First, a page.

Such was the case during the Revolutionary War when soldiers’ metal weapons—such as muskets, swords, and bayonets—served as magnets for lightning in the desolate fields during thunderstorms. In August 1776, three officers were killed together in a tent after several boxes of cartridges exploded due to an ignition from lightning. Later, in February 1778, future President John Adams was aboard the vessel Boston when a thunderbolt struck and killed three men on the deck.[9]

The Civil War was no different. In fact, several muskets and bayonets warped by lightning are on display at the Springfield Armory National Historic Site.

Although war casualties due to lightning do not compare to combat wounds or disease, the greatest loss of life from the skies above occurred in June 1807 when lightning struck a gunpowder factory in Luxembourg. As Napoleon’s army stockpiled weapons and ammunition in underground bunkers, lightning struck a fortress, causing a massive explosion that leveled two blocks in the city of Kirchberg and claimed the lives of over 300 people.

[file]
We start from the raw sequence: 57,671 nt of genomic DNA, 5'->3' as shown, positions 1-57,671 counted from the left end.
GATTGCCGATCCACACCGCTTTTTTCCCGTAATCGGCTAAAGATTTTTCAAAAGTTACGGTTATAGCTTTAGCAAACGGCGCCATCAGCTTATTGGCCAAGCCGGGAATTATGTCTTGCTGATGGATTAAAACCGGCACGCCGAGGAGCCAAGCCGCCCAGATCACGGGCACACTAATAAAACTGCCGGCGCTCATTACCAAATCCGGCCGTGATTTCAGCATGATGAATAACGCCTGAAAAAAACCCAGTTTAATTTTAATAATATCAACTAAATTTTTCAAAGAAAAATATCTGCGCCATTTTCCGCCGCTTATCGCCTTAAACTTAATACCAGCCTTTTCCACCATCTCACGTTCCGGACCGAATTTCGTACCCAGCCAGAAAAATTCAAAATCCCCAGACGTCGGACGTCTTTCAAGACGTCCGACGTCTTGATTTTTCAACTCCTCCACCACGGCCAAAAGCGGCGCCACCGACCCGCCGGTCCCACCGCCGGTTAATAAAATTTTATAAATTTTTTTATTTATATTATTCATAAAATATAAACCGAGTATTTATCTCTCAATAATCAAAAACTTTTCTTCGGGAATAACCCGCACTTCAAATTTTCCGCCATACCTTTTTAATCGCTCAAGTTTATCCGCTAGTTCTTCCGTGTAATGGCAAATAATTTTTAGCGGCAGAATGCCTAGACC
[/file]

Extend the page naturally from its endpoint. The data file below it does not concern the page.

1 World Records And Morbid Desires

Photo credit: Martinde

Shenandoah National Park ranger Roy Sullivan holds the undesirable Guinness World Record of being struck by lightning more than any other known person. His unfortunate and incomprehensible tale began in April 1942 when lightning burned a 1.2-centimeter (0.5 in) stripe down his right leg.

Over the next 35 years, Sullivan was struck a total of seven times. His last near-death experience came in June 1977 when a bolt to the head set fire to his hair and eyebrows. Surprisingly, Sullivan’s untimely death was not due to lightning but to a self-inflicted gunshot wound to the head in the early morning hours of September 28, 1983.

Although Sullivan holds the record for the number of times struck, perhaps the most significant figure whose life was actually claimed by lightning was James Otis Jr. A lawyer, statesman, patriot, and advocate of independence, he is best known for his impassioned speech at Faneuil Hall.

Eerily enough, Otis often expressed a desire to be killed by lightning, a morbid longing that was granted on May 23, 1783. His body was taken to Boston where it remains today in a large tomb at the Granary Burying Ground.[10]

Adam is just a hubcap trying to hold on in the fast lane.

 

For more crazy electrical facts about natural phenomena, check out 10 Bizarre Lightning Behaviors and 10 Strange Electrical Phenomena Found In Nature.